In Russian stance circles, Evgeniy is well known for his modified young-timer and classics Volkswagens.
For a few years he rolled low in an immaculate Volkswagen Scirocco Mk2, but close to the end of the 2019 season he pulled the wraps off a fresh 1971 Volkswagen K70 build.
The car was an instant hit, but very few recognized it as a VW, and no one knew the model. That’s totally understandable too, as the K70 is not really a Volkswagen at all: This four-door, front-engined and front-wheel drive sedan was developed by NSU and only badged as a VW after Volkswagen’s acquisition of the NSU company in 1969.
Evgeniy purchased this K70 in 2015 in Chelyabinsk, west-central Russia – around 600 miles from his home in Omsk. As you can see from the ‘before’ photos above, the car was in pretty average condition, but it still made the journey back.
In order to realize his vision for the car, something that would entail a full restoration on top of the modifications needed to get it low, Evgeniy knew that he’d need to find some spares. But therein lay a problem: At this time there were only six other K70s in Russia, four imported as complete cars and two as spares. One later was relocated to Belarus, leaving five – and Evgeniy managed to buy all of them. He even paid for one car twice after it turned out to be stolen.
Russia’s harsh climate had taken its toll on all the spare K70s that Evgeniy bought, so he ended up dismantling the cars for their useable parts. The basis for this build is a 1971 chassis, the first iteration of the model with different punch-pressed fenders and hood. This particular version is very rare, as only 400 or so units were ever produced.
The car was originally powered by a 1.6L engine developing 70hp, but that’s now given way to a 1.8L unit from one of the spares car. This one came from a K70LS model, and in factory form produced a solid 100hp. It’s a rare engine too, having only been used in around 300 cars, close to the end of the production period.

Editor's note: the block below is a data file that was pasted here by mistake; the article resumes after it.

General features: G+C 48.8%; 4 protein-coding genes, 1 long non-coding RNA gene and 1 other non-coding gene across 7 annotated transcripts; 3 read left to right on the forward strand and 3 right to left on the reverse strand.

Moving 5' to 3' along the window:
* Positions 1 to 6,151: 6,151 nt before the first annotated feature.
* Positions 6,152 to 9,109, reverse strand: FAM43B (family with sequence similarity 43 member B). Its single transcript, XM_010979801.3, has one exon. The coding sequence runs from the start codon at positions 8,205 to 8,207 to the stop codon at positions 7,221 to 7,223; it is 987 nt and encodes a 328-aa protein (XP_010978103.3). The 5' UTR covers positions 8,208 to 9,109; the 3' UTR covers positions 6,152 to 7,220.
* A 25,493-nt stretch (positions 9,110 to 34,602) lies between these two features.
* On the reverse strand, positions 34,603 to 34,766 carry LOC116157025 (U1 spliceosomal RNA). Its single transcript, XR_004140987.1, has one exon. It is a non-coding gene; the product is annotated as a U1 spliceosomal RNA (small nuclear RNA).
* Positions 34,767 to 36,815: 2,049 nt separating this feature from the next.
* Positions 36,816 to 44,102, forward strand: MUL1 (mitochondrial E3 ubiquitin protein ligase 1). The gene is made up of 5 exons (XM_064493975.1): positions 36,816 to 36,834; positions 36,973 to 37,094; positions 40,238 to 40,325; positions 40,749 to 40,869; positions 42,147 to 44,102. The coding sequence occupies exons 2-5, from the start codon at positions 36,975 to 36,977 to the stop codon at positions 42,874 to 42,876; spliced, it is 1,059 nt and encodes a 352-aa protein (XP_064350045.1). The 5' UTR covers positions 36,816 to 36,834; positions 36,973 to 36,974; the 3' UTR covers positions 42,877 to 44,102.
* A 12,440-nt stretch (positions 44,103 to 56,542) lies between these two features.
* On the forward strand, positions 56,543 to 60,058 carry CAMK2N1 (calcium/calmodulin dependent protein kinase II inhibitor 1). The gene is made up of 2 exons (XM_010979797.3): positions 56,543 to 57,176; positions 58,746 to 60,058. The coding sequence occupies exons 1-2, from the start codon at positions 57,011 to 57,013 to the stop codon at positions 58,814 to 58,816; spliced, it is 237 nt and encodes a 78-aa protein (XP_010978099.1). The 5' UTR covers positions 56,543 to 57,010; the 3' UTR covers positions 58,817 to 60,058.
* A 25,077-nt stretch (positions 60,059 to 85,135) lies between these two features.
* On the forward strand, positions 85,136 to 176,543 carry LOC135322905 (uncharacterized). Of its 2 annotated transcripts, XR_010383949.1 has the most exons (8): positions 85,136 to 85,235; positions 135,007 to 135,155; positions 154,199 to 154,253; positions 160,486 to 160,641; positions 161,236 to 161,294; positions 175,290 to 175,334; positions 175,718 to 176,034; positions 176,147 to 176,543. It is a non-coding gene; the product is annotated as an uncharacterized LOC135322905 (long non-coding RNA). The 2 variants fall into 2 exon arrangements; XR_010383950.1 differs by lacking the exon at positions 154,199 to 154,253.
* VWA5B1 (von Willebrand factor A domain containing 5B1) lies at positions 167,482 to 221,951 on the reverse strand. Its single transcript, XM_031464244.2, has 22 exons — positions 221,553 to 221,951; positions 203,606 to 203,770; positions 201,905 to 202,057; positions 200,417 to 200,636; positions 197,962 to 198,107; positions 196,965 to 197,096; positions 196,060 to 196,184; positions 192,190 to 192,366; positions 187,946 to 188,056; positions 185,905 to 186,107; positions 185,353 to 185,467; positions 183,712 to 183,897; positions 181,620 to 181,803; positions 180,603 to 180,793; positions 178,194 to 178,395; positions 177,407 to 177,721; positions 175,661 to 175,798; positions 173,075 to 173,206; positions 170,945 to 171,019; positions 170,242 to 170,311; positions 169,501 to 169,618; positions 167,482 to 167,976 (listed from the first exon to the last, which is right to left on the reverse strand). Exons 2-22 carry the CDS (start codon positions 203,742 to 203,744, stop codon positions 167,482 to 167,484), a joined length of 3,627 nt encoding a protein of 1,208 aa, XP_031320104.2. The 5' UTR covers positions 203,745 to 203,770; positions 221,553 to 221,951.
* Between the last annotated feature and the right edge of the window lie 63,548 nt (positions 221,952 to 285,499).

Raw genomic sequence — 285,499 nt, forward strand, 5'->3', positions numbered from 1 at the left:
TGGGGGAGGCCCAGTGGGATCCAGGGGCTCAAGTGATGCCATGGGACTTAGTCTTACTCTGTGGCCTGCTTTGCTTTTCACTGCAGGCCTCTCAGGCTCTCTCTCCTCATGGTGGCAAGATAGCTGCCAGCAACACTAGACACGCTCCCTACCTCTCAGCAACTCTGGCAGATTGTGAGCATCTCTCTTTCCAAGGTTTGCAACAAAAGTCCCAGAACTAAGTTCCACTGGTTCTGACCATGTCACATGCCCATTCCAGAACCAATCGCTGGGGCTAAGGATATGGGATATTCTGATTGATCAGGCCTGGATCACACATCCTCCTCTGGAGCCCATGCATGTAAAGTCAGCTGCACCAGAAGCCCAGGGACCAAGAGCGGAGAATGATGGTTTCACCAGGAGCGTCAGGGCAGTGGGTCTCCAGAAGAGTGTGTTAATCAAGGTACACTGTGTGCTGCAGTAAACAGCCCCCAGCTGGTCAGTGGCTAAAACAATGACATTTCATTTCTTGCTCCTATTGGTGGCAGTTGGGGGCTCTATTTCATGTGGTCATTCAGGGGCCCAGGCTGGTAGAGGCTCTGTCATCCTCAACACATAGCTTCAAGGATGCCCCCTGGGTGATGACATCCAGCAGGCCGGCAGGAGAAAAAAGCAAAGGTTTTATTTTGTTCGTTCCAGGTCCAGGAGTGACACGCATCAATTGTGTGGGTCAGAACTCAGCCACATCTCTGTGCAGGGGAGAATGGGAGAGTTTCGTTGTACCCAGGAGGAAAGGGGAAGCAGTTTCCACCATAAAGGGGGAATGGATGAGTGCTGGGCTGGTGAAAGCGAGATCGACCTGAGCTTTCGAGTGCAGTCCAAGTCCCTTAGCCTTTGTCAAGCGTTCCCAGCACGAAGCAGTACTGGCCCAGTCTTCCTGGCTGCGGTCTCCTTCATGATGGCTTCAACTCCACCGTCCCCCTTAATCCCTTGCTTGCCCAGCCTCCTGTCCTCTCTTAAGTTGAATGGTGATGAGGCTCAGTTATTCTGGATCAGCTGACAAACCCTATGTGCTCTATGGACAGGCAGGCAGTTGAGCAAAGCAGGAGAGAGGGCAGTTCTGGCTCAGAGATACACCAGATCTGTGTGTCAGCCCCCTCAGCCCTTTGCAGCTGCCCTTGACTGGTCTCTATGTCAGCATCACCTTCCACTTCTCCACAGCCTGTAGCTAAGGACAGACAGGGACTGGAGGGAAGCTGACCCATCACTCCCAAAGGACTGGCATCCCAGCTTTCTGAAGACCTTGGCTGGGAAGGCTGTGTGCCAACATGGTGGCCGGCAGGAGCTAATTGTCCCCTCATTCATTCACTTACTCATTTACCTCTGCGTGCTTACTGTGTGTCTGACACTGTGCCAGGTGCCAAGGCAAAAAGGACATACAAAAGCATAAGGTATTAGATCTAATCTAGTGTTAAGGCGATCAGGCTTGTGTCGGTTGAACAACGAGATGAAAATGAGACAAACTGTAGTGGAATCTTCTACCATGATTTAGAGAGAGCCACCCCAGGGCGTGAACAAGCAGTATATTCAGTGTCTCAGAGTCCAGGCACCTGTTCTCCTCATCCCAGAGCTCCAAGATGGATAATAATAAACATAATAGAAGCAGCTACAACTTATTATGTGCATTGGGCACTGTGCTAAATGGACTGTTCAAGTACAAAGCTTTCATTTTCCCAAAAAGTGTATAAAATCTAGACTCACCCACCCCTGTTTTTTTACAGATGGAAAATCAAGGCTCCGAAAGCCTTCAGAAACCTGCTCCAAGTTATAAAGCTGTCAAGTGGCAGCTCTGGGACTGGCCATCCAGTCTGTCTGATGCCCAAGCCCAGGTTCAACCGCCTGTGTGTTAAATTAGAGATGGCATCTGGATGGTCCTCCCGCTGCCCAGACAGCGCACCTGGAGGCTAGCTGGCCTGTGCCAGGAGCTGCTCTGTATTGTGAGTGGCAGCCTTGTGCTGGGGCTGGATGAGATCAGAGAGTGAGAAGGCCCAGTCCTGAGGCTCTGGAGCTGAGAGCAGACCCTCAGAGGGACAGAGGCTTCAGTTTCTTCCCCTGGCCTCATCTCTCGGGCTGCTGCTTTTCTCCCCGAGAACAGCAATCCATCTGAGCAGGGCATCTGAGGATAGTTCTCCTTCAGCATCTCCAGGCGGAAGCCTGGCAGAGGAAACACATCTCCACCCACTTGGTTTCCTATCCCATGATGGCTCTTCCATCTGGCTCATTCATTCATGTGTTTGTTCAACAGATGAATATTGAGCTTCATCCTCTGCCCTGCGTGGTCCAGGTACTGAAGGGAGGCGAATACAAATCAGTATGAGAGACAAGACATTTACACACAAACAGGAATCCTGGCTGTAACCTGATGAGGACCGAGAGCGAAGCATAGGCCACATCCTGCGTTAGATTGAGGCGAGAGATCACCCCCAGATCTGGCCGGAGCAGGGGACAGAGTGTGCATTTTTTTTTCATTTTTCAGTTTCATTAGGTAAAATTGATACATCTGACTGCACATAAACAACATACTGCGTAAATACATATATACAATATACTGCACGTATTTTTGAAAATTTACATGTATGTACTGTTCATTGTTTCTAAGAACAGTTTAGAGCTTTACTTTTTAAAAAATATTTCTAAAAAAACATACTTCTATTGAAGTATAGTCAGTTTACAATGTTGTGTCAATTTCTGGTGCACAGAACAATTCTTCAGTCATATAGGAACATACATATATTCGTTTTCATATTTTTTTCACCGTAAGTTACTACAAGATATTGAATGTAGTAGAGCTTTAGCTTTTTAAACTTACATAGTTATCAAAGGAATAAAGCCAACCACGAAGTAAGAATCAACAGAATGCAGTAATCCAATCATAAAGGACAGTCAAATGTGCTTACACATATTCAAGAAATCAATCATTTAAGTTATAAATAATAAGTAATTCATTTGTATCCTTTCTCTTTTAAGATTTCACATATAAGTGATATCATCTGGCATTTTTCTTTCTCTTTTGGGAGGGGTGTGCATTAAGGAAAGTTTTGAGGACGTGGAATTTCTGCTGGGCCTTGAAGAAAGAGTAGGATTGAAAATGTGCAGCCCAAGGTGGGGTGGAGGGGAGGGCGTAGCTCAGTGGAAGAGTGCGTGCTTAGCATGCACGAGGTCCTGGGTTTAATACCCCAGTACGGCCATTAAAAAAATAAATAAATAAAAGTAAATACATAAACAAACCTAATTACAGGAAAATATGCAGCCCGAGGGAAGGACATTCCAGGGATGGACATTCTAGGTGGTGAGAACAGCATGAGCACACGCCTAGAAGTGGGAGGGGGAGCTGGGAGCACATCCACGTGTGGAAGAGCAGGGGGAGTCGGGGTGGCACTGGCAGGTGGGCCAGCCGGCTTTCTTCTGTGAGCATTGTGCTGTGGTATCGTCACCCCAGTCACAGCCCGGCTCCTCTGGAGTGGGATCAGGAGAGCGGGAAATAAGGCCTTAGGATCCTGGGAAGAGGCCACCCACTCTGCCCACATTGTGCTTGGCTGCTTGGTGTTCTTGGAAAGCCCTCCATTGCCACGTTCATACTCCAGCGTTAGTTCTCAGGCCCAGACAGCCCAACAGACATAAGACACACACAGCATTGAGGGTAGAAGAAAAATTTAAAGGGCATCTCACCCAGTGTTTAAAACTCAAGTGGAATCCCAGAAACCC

While looking under the hood I noticed a feature you definitely don’t see everyday: inboard brakes.
The mechanical overhaul took almost nine months, with many custom parts required to get the job done. A few NOS (new old stock) components were able to be purchased, and others were swapped over from the spare engines. All K70 models used the same gearbox, so the best one was selected for a freshen up.
The interior was also completely refreshed using parts from Evgeniy’s spares inventory. The two front seats and the rear bench are all from different cars, and the best dashboard and door cards were selected as starting points for restoration.
The car’s exterior is super-clean, with custom gold metallic paint – a hue close to an original K70 color but much deeper – and highly polished chromework, which in my opinion works so well with the red interior. The round headlights are from a later model K70, when VW ditched the rectangular units in order to distance the models from its NSU origins.
Air suspension was always on the cards for this build long before Evgeniy even found his start point for the project, and the system incorporates components from Russia’s own AceofAce with body position sensors and dual Viair 480C compressors.
The wheels are a custom deviation from original Porsche Fuchs items with a zero lip layout. A tucked look was probably the best choice for this car, and that meant limiting the wheel widths to 7-inches in order for them to sit under the stock body lines.
Despite the K70 looking very complete, Evgeniy is still on the hunt for more original parts in order to finish the car off to his high standard. If you’re planning on make a pilgrimage to Wörthersee in Austria or Raceism in Poland next season, make sure to keep any eye out for this low-slung golden grandpa.